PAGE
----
As it stands now, most players that have been at this for a while completely dread playing their characters between the levels of 25 and 55. There’s absolutely nothing new for them to do. Why isn’t Blizzard paying more attention to the mid-level game?

The Long Haul

How long can the Burning Crusade keep players happy? That’s the real question. “Those people that are truly ‘HARDCORE’ are going to cruise through most of the smaller content and more than likely be in or done with instances that a lot of guilds will just be starting,” Nathan, a long time WoW player and member of a high-end raiding guild, told us. “It’s going to be that way with most things, though.”

The hardcore players are the ones that Blizzard spends the most time trying to please, but, as we discussed, it’s not the hardcore that comprise most of the 8 million WoW subscribers. They are, however, the loudest. If you were to ask the average WoW player if they participate in discussions on the World of Warcraft message boards, you’ll probably discover that they didn’t know that there ARE World of Warcraft message boards.

Most people want to log in, run around collecting things and stab a few monsters. When they reach level 70, what can they do? Not everyone has enough time to join a guild that requires you to play 6 nights a week for 4 hours at a time. Blizzard, seriously: embrace the casual.

Going Horribly Right

Though the expansion pack wasn’t as much of a quantum leap as I had wanted, there are a lot of things that have been done right. The new starting areas are fantastic, the Outlands are fun to explore and there are many more smaller dungeons for the casual player, but there really isn’t anything in there to attract new players. There’s one thing I learned, though, while talking to different players: they all love the new content:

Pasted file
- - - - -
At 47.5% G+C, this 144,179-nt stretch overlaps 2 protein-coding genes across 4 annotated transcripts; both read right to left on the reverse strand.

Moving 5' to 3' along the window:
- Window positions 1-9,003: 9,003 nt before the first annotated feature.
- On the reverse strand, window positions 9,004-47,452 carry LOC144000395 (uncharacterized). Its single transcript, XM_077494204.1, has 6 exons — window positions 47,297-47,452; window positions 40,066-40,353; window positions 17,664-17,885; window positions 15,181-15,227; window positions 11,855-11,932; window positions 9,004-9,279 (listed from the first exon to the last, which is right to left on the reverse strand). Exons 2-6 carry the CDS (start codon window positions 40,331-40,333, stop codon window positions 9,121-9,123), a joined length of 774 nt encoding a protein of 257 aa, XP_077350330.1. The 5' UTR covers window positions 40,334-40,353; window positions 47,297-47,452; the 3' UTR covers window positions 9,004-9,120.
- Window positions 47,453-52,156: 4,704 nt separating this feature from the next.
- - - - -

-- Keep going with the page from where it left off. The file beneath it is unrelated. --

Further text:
“So far, I like it.” – Shane

“So far, I really enjoy what’s out there and hope that the coming content is fun AND challenging.” – Nathan

“I feel this is a very solid expansion for anyone who already plays WoW and only a minor incentive if you are a first-time WoWer.” – Daniel

As with everything I write, I find it important to play the devil’s advocate. I really like the new content as well, I’m just not sure that Blizzard can keep going at this pace. I want to take a moment and add my comment to the list above.

“Blizzard, I really love your game and want to continue playing it, but I would really like a reason. Please add more content for everyone and release another expansion pack before 2010.” – Jason McMaster

 

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  2. Edson Mendes santiago Monday, February 12, 2007

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  4. Though I enjoy the expansion, it’s left a lot of people who have worked hard a bit upset. A “reset” button has been pushed that makes all the hard work that people put into the game, prior to this, useless.

    I’ve seen a lot of attrition in the highend raiding guilds on both Alliance and Horde. I wouldn’t be surprised if Blizz sees a slow-down in growth from this expansion.